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Lyor Cohen announces exit from Warner Music

By | Published on Tuesday 25 September 2012

Lyor Cohen

Lyor Cohen, currently CEO of Recorded Music at Warner, will leave the major at the end of the week, it was confirmed yesterday. Cohen joined the music company shortly after an Edgar Bronfman Jr-led consortium took the major into independent ownership away from the rest of Time Warner in 2004. He initially headed up the Warner record labels in North America, later expanding his role so to ultimately oversee the major’s recorded music operations worldwide.

Confirming his somewhat sudden departure, Cohen said in a statement yesterday: “To all the artists and employees who live and die for the music every day, and who personally sacrifice for the good of the creative process: ‘keep on keepin on’ in the tradition of a company that respects and honours the artistic community”.

While Len Blavatnik, whose Access Industries acquired Warner Music last year, said: “I personally want to thank Lyor for his dedication and contributions to Warner Music. He has been both a business partner and personal friend and I wish him only the best”.

Meanwhile Stephen Cooper, put in place as overall CEO of the Warner Music company by Access Industries after last year’s acquisition, added: “Lyor Cohen has built something very special here. While we understand his desire to move on to his next challenge, the enduring success of our recorded music division will serve as a great testament to the progress we’ve made during Lyor’s time at WMG. We are grateful for Lyor’s contributions, and we wish him the best. I’m confident that given the strength of our talented management team in Recorded Music, we’ll be able to drive further success”.

Needless to say, speculation as to what has led to Cohen’s exit from Warner is rife. Rumours of tensions between finance-focused Cooper and music industry veteran Cohen have generally been denied by senior insiders, who argue that the two men complemented each other well. Though it is possible there were differences of opinion regards long-term strategy, Cooper possibly having a much clearer personal vision for Warner Music now he has been in the CEO role for a year.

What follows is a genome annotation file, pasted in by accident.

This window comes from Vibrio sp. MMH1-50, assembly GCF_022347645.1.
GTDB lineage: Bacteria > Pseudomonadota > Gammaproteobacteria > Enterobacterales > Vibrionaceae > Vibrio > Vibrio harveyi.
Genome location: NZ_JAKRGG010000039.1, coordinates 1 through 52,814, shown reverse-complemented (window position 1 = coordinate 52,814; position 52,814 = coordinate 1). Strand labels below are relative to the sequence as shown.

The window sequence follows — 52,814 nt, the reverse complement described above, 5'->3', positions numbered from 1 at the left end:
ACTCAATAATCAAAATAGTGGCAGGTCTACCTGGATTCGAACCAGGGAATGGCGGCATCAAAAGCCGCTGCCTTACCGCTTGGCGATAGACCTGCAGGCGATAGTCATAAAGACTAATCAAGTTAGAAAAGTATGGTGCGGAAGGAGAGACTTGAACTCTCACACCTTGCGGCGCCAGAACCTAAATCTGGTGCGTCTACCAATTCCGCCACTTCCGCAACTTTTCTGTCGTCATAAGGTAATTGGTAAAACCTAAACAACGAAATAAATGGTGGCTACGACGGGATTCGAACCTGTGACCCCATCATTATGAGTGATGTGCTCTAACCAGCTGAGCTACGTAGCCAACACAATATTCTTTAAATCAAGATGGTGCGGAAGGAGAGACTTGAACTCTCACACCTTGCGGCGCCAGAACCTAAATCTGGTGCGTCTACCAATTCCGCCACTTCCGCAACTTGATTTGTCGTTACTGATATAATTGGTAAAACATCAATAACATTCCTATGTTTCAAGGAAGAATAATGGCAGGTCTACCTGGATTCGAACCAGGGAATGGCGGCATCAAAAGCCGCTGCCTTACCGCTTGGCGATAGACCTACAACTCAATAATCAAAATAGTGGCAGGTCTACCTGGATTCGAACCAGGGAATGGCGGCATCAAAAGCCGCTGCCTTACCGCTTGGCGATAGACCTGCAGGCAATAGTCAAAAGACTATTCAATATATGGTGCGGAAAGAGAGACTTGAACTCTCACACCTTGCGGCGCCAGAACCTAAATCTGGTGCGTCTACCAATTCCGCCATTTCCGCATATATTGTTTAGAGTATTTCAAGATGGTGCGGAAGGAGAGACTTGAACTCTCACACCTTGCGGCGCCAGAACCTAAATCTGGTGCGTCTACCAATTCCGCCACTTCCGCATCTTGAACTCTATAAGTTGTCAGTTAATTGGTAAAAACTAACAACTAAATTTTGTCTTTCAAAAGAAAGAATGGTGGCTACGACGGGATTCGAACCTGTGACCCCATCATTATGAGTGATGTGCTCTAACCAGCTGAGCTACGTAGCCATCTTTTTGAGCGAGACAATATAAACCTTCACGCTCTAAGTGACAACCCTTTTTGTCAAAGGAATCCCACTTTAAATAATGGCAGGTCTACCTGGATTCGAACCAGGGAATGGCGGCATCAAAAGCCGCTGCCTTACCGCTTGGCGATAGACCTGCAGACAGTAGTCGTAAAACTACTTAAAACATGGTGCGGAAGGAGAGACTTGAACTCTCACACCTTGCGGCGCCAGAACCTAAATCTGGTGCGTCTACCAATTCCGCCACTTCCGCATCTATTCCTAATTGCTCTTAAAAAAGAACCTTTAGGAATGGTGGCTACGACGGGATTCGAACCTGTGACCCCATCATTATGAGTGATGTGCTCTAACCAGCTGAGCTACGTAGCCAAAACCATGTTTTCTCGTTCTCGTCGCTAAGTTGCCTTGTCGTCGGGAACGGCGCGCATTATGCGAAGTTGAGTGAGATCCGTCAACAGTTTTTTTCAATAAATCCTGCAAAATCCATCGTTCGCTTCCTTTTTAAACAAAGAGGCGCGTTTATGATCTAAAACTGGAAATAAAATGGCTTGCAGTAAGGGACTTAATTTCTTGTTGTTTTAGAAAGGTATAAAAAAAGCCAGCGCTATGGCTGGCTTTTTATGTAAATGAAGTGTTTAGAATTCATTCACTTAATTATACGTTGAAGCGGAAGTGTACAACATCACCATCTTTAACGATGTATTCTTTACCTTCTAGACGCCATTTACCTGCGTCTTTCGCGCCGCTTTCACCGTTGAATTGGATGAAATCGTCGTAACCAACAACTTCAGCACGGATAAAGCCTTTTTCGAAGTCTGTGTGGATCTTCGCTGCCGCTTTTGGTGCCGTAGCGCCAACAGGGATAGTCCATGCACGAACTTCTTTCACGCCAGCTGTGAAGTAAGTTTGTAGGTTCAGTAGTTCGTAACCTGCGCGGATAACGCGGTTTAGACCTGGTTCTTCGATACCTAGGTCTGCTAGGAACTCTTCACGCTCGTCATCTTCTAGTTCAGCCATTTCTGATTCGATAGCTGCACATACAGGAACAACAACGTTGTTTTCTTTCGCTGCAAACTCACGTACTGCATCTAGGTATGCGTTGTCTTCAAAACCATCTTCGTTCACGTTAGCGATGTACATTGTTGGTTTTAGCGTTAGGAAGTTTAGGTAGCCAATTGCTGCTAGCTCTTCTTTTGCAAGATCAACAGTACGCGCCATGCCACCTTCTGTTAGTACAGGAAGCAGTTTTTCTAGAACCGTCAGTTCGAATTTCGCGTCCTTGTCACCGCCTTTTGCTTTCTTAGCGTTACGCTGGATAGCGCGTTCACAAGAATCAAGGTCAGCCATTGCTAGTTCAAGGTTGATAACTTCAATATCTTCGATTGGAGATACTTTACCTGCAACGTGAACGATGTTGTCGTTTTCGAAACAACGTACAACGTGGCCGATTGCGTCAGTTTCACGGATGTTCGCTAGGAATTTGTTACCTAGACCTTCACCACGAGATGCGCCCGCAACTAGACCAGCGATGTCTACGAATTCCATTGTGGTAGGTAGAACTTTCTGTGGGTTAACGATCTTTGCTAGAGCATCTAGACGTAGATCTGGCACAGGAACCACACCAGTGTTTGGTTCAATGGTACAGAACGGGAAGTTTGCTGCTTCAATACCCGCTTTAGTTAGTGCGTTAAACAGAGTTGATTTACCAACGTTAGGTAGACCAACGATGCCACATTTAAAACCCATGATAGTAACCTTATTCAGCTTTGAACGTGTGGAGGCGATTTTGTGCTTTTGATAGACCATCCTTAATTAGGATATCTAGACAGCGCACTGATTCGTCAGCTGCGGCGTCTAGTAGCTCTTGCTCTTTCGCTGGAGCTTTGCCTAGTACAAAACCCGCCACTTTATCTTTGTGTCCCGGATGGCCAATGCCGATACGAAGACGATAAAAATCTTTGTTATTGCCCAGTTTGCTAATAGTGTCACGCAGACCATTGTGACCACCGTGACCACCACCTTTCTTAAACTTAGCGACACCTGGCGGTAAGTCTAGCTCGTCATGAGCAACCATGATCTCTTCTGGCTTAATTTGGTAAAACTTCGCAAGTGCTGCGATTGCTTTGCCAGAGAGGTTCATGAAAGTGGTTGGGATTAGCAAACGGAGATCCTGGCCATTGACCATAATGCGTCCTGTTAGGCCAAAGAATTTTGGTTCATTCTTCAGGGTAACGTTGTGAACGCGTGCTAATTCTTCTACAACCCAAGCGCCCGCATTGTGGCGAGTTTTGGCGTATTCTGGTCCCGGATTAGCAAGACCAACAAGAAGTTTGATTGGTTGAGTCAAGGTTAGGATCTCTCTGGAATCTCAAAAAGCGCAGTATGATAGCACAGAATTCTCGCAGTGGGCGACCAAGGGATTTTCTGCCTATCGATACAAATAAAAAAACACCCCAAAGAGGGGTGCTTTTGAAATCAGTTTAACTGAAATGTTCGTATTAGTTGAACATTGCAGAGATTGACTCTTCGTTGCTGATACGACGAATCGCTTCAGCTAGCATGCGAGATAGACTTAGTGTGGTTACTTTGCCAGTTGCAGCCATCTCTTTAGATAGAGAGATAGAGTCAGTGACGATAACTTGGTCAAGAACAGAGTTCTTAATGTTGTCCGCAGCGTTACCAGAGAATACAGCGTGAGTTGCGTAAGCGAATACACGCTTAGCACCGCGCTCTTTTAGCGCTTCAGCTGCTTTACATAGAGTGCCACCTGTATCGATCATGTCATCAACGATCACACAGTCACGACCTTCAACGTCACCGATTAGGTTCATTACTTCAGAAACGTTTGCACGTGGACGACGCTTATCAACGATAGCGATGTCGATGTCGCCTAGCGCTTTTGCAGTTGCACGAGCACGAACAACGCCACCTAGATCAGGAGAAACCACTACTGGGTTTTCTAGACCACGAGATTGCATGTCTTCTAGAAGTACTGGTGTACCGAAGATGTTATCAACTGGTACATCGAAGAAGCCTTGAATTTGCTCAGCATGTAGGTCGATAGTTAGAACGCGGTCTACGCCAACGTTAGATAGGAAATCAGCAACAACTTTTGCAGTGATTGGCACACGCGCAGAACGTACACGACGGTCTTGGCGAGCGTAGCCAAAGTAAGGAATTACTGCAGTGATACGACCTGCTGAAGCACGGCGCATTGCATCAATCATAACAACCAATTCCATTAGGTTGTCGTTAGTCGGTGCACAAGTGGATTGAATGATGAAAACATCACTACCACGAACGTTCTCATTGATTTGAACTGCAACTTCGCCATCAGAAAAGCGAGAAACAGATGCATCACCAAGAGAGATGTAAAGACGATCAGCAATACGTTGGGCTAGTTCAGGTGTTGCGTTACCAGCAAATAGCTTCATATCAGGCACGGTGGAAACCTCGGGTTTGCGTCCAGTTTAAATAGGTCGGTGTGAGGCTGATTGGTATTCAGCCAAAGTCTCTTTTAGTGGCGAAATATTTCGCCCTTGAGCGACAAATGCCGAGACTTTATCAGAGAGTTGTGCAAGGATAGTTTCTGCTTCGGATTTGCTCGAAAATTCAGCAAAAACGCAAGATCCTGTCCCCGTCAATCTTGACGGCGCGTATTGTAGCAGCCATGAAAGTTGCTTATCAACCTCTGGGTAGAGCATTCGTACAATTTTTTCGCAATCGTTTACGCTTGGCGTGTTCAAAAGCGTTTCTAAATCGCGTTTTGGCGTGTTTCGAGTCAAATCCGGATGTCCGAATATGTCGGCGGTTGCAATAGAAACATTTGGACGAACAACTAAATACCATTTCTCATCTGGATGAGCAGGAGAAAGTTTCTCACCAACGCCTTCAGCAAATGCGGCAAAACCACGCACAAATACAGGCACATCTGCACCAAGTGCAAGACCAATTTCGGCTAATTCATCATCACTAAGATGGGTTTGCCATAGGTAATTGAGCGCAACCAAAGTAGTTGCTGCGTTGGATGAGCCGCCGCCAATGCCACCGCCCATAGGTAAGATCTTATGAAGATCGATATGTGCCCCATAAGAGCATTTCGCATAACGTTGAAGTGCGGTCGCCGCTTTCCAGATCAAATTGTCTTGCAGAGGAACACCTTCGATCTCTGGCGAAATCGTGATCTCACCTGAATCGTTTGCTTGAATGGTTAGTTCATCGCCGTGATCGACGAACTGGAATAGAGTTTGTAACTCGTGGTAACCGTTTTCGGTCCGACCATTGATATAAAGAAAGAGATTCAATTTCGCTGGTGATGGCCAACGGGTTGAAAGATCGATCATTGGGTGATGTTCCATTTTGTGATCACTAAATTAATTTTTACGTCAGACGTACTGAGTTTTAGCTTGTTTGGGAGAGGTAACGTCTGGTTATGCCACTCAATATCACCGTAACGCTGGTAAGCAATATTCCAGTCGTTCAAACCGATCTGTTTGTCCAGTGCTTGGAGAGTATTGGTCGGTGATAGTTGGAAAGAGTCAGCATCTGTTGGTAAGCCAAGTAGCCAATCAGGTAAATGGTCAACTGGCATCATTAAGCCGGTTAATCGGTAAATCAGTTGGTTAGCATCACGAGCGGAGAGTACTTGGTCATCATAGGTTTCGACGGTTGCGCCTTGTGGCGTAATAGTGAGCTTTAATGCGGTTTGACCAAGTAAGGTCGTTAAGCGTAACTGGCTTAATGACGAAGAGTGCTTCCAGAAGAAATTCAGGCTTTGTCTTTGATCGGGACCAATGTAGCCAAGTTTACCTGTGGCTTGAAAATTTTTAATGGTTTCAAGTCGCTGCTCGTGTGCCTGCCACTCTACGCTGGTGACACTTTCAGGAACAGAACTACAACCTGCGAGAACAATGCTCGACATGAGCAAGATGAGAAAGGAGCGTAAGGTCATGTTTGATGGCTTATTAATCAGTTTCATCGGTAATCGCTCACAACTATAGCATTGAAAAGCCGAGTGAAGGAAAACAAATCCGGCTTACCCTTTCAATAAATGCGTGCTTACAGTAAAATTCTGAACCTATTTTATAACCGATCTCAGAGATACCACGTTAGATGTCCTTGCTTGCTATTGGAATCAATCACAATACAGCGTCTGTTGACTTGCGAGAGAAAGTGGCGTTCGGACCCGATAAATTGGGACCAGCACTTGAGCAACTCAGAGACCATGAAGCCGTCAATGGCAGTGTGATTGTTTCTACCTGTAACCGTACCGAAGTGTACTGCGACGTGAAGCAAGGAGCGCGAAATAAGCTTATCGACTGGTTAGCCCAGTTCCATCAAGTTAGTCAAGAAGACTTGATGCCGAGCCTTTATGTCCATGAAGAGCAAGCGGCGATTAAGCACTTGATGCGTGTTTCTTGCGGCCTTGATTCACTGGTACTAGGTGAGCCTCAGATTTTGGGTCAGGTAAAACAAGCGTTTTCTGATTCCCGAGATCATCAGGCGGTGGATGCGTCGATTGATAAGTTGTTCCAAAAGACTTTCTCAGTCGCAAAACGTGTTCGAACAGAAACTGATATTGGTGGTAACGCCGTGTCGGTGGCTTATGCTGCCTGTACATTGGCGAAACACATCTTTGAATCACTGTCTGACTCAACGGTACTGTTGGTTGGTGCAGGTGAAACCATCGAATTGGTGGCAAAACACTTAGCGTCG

Other rumours suggest that the major simply couldn’t agree new terms with Cohen, whose original pay packet including generous stock options which would need to be revised when Warner went from public to private ownership. Billboard cites sources as saying that Cohen’s existing pay package was also rather generous by Access Industries standards, which would have made negotiations tricky, especially if the record industry veteran was seeking even more favourable terms.

There’s been speculation also overnight regarding where Cohen may go next, and who might replace him at Warner Music, outgoing EMI chief Roger Faxon being one name linked to the role. Though Faxon’s real experience, of course, lies in music publishing rather than recorded music, and at Warner the two sides of the business are still pretty autonomous from each other.

Unless Warner is interested in pursuing the more integrated approach Faxon was trying to install at EMI before the company was put up for sale by its banker owners, though if the soon-to-be-former EMI man was given a cross-company role at Warner, then what would Cooper do? That said, with the bosses of each Warner label division now reporting into Cooper directly, it may be that the major will instigate a bit of a restructure at the top before filling the seat left empty by Cohen.

As for him, wonderers have been wondering whether a return to his former employer Universal Music could be on the cards, perhaps to oversee the newly acquired Capitol division in the US, though Cohen himself might see that as a step backwards.

A Sony Music role has also been mooted, Cohen having apparently overcome past tensions between him and the top guy there, his former boss at Universal Doug Morris, who wasn’t best pleased when Cohen jumped ship to Warner in 2004. Though at Sony too, the senior executive lounge is quite crowded, and taking a seat alongside the other division chiefs might seem like a backwards step.

Some new stand-alone venture might be more likely, and maybe even a return to artist management; either way, few expect Cohen to be away from the music business for too long.